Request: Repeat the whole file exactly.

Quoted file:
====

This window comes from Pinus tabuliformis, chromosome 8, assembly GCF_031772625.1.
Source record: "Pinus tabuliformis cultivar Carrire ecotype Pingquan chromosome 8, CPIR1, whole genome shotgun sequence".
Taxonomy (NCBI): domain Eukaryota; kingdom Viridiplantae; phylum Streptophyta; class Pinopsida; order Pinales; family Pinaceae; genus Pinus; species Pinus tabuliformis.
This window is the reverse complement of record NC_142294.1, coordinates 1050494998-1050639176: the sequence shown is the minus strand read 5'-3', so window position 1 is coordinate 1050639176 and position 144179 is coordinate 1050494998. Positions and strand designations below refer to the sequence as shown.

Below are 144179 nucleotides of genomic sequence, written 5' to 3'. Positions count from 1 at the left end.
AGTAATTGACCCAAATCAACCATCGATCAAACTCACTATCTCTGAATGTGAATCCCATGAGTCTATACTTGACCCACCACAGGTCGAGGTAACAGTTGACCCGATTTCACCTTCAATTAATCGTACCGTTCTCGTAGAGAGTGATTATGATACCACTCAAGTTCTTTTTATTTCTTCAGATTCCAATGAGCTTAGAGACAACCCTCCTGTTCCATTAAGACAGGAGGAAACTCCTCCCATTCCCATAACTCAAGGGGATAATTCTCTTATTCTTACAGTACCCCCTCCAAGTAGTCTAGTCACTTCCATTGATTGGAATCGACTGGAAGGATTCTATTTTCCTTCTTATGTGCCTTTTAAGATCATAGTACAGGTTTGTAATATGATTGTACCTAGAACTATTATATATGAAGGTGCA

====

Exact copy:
This window comes from Pinus tabuliformis, chromosome 8, assembly GCF_031772625.1.
Source record: "Pinus tabuliformis cultivar Carrire ecotype Pingquan chromosome 8, CPIR1, whole genome shotgun sequence".
Taxonomy (NCBI): domain Eukaryota; kingdom Viridiplantae; phylum Streptophyta; class Pinopsida; order Pinales; family Pinaceae; genus Pinus; species Pinus tabuliformis.
This window is the reverse complement of record NC_142294.1, coordinates 1050494998-1050639176: the sequence shown is the minus strand read 5'-3', so window position 1 is coordinate 1050639176 and position 144179 is coordinate 1050494998. Positions and strand designations below refer to the sequence as shown.

Below are 144179 nucleotides of genomic sequence, written 5' to 3'. Positions count from 1 at the left end.
AGTAATTGACCCAAATCAACCATCGATCAAACTCACTATCTCTGAATGTGAATCCCATGAGTCTATACTTGACCCACCACAGGTCGAGGTAACAGTTGACCCGATTTCACCTTCAATTAATCGTACCGTTCTCGTAGAGAGTGATTATGATACCACTCAAGTTCTTTTTATTTCTTCAGATTCCAATGAGCTTAGAGACAACCCTCCTGTTCCATTAAGACAGGAGGAAACTCCTCCCATTCCCATAACTCAAGGGGATAATTCTCTTATTCTTACAGTACCCCCTCCAAGTAGTCTAGTCACTTCCATTGATTGGAATCGACTGGAAGGATTCTATTTTCCTTCTTATGTGCCTTTTAAGATCATAGTACAGGTTTGTAATATGATTGTACCTAGAACTATTATATATGAAGGTGCA